(c) We conclude that what we are afraid of is that perhaps a Cheresh Kohen
will then feed his wife who is a Pikachas. Despite the fact that this
Kidushin too, is only mi'de'Rabbanan, and he ought to be permitted at least
to feed her Terumah de'Rabbanan (such as vegetables and fruit [other than
grain, wine and oil]), nevertheless, he is not - because we are afraid that
he might feed her Terumah d'Oraysa.
(d) We learned in our Mishnah that if a thief built a stolen beam into his
mansion, he may pay the value of the beam ... . That is the opinion of Beis
Hillel. According to Beis Shamai, he is obligated to demolish his mansion
and return the beam.
(a) And we learned in our Mishnah that a stolen Chatas which is not publicly
known to have been stolen - will atone for its new owner. According to
Ula, min ha'Torah, whether the Chatas is known to have been stolen or not,
it will not atone for the thief - because 'Yi'ush' on its own does not
acquire (added to the fact that it is a 'Mitzvah ha'Ba'ah ba'Aveirah' - see
Tosfos DH "Mai Ta'ama').
(b) Ula adds that the reason the Chachamim decreed that it should, is in
order that the Kohanim should not be depressed - for having eaten Chulin
that were Shechted in the Azarah.
(c) The reason exactly as Ula states, yet the Mishnah gives the reason as
'Tikun Mizbei'ach' - because the Kohens state of depression will cause them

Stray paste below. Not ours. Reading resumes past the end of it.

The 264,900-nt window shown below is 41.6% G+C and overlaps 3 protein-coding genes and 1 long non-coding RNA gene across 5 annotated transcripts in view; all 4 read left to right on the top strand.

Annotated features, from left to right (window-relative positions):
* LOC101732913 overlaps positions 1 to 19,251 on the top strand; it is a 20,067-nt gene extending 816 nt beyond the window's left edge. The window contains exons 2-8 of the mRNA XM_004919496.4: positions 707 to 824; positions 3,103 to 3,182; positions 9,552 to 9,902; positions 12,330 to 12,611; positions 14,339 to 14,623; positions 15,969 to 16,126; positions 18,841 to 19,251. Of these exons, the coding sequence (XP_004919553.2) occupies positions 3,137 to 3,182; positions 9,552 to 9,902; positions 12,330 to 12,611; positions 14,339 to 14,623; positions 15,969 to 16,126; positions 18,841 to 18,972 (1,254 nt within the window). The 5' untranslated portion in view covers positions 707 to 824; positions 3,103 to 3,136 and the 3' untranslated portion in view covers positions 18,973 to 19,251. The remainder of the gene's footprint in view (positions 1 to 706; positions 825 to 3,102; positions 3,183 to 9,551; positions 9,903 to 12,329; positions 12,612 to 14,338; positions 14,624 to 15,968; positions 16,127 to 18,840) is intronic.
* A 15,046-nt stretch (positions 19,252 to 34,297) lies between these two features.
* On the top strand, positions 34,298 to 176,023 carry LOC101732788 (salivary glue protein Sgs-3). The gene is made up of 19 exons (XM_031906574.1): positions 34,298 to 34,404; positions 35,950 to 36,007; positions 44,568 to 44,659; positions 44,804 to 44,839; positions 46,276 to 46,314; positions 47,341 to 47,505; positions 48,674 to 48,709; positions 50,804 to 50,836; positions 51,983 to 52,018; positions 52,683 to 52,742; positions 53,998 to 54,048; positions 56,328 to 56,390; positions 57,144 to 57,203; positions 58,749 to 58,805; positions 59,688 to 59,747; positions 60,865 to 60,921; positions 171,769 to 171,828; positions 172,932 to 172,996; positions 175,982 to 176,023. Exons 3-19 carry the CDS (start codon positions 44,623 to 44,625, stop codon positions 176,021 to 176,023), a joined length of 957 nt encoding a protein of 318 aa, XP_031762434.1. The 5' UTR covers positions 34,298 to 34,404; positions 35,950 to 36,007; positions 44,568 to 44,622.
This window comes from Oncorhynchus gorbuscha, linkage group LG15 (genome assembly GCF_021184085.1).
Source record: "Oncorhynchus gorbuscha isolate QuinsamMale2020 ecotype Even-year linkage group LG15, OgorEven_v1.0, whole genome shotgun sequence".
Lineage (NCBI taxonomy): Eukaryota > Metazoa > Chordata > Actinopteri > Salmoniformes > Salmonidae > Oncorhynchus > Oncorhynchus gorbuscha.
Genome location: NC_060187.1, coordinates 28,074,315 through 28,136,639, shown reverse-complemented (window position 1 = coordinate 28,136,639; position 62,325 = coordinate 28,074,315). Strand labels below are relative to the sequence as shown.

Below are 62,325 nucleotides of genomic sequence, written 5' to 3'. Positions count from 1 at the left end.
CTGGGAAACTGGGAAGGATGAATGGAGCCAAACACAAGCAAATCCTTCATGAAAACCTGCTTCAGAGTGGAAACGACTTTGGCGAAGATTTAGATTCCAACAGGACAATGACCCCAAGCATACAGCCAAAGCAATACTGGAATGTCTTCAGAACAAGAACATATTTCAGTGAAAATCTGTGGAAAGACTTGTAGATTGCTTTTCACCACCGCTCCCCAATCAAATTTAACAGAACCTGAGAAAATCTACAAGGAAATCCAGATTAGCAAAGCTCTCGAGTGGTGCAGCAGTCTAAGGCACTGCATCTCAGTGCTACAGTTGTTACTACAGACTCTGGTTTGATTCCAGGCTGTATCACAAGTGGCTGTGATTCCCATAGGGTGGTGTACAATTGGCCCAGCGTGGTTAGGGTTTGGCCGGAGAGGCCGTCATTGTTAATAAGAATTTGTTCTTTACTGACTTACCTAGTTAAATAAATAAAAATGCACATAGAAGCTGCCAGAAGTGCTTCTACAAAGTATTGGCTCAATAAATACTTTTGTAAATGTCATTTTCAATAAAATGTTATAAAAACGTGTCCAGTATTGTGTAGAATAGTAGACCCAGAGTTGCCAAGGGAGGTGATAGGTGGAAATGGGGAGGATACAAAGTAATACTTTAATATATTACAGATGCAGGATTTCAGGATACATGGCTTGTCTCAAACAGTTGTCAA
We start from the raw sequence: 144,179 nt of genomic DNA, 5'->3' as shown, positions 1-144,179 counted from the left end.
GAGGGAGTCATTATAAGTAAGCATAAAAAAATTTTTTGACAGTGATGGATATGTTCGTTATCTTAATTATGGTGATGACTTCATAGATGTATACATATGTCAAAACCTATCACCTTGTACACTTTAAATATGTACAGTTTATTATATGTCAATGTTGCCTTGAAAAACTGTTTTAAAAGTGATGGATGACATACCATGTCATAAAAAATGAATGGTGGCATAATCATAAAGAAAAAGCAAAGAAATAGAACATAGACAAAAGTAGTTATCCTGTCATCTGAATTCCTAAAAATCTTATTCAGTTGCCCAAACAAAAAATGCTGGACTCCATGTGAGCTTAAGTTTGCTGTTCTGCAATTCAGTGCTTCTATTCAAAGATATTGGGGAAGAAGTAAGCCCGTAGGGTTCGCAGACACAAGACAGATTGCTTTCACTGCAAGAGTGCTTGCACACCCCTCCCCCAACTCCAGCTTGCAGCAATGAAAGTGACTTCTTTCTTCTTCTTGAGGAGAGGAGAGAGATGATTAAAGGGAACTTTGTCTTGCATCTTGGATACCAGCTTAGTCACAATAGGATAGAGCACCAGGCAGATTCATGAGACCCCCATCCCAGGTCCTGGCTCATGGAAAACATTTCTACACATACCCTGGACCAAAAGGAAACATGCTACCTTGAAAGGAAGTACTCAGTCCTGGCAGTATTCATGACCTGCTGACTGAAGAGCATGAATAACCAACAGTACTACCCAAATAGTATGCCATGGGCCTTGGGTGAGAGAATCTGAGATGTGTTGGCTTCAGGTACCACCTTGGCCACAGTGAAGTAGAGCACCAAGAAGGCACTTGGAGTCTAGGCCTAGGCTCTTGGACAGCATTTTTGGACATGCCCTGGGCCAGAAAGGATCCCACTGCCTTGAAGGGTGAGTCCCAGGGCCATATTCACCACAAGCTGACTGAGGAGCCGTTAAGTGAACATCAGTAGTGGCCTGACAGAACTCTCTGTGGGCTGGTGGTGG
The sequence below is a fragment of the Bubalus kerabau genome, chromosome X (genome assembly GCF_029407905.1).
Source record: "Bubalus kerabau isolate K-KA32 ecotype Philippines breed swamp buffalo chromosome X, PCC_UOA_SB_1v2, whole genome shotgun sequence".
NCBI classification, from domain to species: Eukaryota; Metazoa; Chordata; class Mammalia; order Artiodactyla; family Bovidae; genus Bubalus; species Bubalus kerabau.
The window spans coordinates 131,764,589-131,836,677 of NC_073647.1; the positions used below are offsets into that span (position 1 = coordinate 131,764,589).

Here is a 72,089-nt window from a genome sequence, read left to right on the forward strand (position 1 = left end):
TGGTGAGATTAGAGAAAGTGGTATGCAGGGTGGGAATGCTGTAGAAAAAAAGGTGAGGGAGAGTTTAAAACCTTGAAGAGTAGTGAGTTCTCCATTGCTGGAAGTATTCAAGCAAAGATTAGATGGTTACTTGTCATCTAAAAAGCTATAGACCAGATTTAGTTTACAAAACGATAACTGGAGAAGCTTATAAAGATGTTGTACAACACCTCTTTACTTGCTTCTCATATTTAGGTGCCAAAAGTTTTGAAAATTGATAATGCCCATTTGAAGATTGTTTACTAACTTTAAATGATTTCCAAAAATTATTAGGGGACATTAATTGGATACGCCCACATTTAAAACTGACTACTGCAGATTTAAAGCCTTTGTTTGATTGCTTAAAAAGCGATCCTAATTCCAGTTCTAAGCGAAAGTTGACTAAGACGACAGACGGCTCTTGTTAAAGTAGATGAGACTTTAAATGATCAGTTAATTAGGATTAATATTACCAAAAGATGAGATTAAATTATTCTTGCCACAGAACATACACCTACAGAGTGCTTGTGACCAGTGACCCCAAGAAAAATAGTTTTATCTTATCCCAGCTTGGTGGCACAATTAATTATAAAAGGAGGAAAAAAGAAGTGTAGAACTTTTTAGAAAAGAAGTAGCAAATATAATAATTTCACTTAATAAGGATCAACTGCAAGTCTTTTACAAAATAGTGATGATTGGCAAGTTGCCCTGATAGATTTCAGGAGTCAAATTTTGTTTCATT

to stop doing the Avodah.
(d) The Chachamim exempted the thief from bringing the Chatas that he was
obligated to bring - based on the principle that Shev ve'Al Ta'aseh' is not
considered uprooting the Torah.
(a) According to Rav Yehudah, min ha'Torah, the Chatas atones for the thief
whether the theft is publicly known or not - because he holds that Yi'ush
on its own acquires.
According to Rav Yehudah, when the Tana of our Mishnah says 'Al Chatas
ha'Gezulah *she'Lo Nod'ah la'Rabim* she'Hi Machaperes ... ', he was really
referring to 'Chatas ha'Gezulah *she'Nod'ah la'Rabim'*.
(b) The Chachamim decreed that if it is, it will not atone - so that the
Mizbe'ach should not be 'accused' of eating stolen goods.
(c) According to Ula, it is easy to understand why the Tana talks
specifically about a Chatas, rather than the more common Olah - because the
Kohanim's mood is the result of having eaten the Korban, which would not
apply to an Olah.
(d) The Tana talks about a Chatas according to Rav Yehudah, (despite the
fact that we are only concerned with the *Mizbe'ach* 'eating stolen goods'),
because it is a bigger Chidush to teach us that they even decreed by a
Chatas, despite the fact that some of the Korban was eaten by the Kohanim
and not the Mizbei'ach.
(a) The Mishnah in Bava Kama says that someone who stole an animal and then
declared it Hekdesh before Shechting or selling it - is Chayav to pay
double, but Patur from paying four or five times.
(b) The thief is exempt from paying four or five times in the latter case -
because the animal is no longer the owner's but belongs to Hekdesh (see the